In the early 19th century, the United States seemed a land of boundless promise and possibility. Congress sought to secure the nation’s new territories, especially the sparsely-traveled region between the Mississippi River and west coast settlements. Just as frontier military forts gave emigrants a better sense of security, the fairly regular appearance of the mail coach promised a connection to the rest of the world.
On March 3, 1857, Congress authorized Postmaster General Aaron Brown to contract for mail service across the trans-Mississippi west. The selected route ran approximately 2,800 miles. The eastern ends of the route began in Tipton, Missouri, and Memphis, Tennessee. The lines converged at Ft. Smith, Arkansas and continued through Texas, New Mexico, and Arizona before ending in San Francisco, California.
The lucrative contract was awarded to John Butterfield's Overland Stage service in 1857. Butterfield contracted to provide six years of semi-weekly mail service at the unheard-of rate of $600,000 a year. He poured $1 million into setting up the route. His company rounded up over 200 coaches, almost 2,000 horses and mules, and 1,200 employees, from superintendents, drivers and conductors to harness makers and blacksmiths, to service the line.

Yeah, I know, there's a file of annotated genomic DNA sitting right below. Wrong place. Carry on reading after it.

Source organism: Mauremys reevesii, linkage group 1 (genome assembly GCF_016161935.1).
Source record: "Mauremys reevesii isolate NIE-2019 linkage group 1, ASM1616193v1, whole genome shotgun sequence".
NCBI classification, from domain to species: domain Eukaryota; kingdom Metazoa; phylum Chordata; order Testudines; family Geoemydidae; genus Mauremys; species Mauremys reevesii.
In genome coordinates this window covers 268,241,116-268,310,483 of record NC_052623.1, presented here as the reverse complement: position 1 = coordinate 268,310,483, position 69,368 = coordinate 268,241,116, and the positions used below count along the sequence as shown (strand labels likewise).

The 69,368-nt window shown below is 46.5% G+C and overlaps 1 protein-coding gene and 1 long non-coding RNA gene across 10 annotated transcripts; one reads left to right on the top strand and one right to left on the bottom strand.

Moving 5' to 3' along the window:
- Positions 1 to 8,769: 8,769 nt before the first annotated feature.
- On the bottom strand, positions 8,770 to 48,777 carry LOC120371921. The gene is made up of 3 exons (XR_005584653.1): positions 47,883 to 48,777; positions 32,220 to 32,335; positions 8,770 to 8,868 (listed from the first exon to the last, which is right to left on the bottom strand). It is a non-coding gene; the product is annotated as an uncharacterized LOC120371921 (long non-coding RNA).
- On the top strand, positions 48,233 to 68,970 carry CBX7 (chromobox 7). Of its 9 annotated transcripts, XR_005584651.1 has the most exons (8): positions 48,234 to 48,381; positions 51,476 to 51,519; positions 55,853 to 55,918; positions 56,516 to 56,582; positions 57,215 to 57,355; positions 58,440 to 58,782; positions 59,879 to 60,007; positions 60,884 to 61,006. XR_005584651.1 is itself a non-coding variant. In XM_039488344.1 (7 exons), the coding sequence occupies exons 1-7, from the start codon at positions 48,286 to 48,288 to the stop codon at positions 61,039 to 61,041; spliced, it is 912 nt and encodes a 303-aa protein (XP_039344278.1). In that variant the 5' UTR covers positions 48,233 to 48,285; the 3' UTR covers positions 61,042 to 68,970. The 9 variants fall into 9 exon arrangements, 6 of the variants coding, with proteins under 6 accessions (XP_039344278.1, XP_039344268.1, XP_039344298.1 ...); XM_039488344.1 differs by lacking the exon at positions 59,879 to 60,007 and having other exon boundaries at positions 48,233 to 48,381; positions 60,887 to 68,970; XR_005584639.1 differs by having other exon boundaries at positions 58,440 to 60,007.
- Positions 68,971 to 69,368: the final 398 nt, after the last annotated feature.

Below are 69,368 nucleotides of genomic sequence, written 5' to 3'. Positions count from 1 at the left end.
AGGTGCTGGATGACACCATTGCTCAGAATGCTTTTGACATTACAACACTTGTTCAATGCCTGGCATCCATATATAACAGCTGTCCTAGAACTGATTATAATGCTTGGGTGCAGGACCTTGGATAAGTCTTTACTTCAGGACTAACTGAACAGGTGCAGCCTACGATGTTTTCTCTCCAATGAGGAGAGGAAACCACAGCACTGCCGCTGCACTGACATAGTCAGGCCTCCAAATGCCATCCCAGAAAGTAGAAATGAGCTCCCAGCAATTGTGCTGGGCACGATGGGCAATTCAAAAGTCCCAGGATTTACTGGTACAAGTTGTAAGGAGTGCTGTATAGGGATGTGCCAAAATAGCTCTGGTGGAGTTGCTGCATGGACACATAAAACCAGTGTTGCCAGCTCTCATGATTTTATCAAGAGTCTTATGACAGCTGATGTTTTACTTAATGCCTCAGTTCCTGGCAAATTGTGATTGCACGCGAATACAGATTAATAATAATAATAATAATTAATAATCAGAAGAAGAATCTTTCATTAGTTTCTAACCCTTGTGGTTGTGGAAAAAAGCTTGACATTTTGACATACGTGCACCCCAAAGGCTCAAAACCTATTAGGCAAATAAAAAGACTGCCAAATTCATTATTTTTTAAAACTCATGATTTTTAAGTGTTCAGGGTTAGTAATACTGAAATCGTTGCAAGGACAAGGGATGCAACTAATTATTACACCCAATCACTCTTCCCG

Butterfield's agents and station masters were presented with books that contained a map of the Southern Route, timetables and room for drivers to make notes of passengers and cargo. The company’s coaches set out along the route on September 15, 1858. The first westbound stage arrived in San Francisco 23 days and 23 hours later, a remarkably fast trip for that time.